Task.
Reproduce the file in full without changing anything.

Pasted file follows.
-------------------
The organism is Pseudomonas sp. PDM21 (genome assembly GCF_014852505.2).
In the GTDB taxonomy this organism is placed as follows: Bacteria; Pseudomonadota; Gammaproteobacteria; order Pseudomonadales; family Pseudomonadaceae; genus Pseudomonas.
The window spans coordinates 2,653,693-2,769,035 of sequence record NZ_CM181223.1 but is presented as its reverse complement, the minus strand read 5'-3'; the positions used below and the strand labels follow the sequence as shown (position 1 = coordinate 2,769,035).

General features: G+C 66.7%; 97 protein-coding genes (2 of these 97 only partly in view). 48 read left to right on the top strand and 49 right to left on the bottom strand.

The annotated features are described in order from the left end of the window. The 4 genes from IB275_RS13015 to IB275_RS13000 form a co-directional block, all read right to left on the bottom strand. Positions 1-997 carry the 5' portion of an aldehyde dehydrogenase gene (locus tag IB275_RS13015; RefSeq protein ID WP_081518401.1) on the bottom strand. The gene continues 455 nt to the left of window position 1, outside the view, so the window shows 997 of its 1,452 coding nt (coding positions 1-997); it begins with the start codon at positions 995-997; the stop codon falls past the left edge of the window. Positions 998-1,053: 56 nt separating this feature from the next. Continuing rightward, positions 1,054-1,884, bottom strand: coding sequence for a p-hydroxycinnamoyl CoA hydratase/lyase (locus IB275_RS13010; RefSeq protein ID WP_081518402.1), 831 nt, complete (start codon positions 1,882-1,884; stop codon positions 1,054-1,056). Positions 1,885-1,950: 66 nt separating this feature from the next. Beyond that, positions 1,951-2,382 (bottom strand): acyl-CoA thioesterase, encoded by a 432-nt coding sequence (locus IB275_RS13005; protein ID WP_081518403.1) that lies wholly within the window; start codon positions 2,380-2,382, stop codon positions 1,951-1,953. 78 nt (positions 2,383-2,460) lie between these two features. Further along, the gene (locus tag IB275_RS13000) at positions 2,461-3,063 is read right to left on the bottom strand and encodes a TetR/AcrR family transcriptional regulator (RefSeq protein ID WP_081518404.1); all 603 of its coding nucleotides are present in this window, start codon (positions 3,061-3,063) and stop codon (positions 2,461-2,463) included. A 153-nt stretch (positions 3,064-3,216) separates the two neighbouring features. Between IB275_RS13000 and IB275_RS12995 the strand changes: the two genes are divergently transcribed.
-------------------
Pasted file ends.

The organism is Pseudomonas sp. PDM21 (genome assembly GCF_014852505.2).
In the GTDB taxonomy this organism is placed as follows: Bacteria; Pseudomonadota; Gammaproteobacteria; order Pseudomonadales; family Pseudomonadaceae; genus Pseudomonas.
The window spans coordinates 2,653,693-2,769,035 of sequence record NZ_CM181223.1 but is presented as its reverse complement, the minus strand read 5'-3'; the positions used below and the strand labels follow the sequence as shown (position 1 = coordinate 2,769,035).

General features: G+C 66.7%; 97 protein-coding genes (2 of these 97 only partly in view). 48 read left to right on the top strand and 49 right to left on the bottom strand.

The annotated features are described in order from the left end of the window. The 4 genes from IB275_RS13015 to IB275_RS13000 form a co-directional block, all read right to left on the bottom strand. Positions 1-997 carry the 5' portion of an aldehyde dehydrogenase gene (locus tag IB275_RS13015; RefSeq protein ID WP_081518401.1) on the bottom strand. The gene continues 455 nt to the left of window position 1, outside the view, so the window shows 997 of its 1,452 coding nt (coding positions 1-997); it begins with the start codon at positions 995-997; the stop codon falls past the left edge of the window. Positions 998-1,053: 56 nt separating this feature from the next. Continuing rightward, positions 1,054-1,884, bottom strand: coding sequence for a p-hydroxycinnamoyl CoA hydratase/lyase (locus IB275_RS13010; RefSeq protein ID WP_081518402.1), 831 nt, complete (start codon positions 1,882-1,884; stop codon positions 1,054-1,056). Positions 1,885-1,950: 66 nt separating this feature from the next. Beyond that, positions 1,951-2,382 (bottom strand): acyl-CoA thioesterase, encoded by a 432-nt coding sequence (locus IB275_RS13005; protein ID WP_081518403.1) that lies wholly within the window; start codon positions 2,380-2,382, stop codon positions 1,951-1,953. 78 nt (positions 2,383-2,460) lie between these two features. Further along, the gene (locus tag IB275_RS13000) at positions 2,461-3,063 is read right to left on the bottom strand and encodes a TetR/AcrR family transcriptional regulator (RefSeq protein ID WP_081518404.1); all 603 of its coding nucleotides are present in this window, start codon (positions 3,061-3,063) and stop codon (positions 2,461-2,463) included. A 153-nt stretch (positions 3,064-3,216) separates the two neighbouring features. Between IB275_RS13000 and IB275_RS12995 the strand changes: the two genes are divergently transcribed.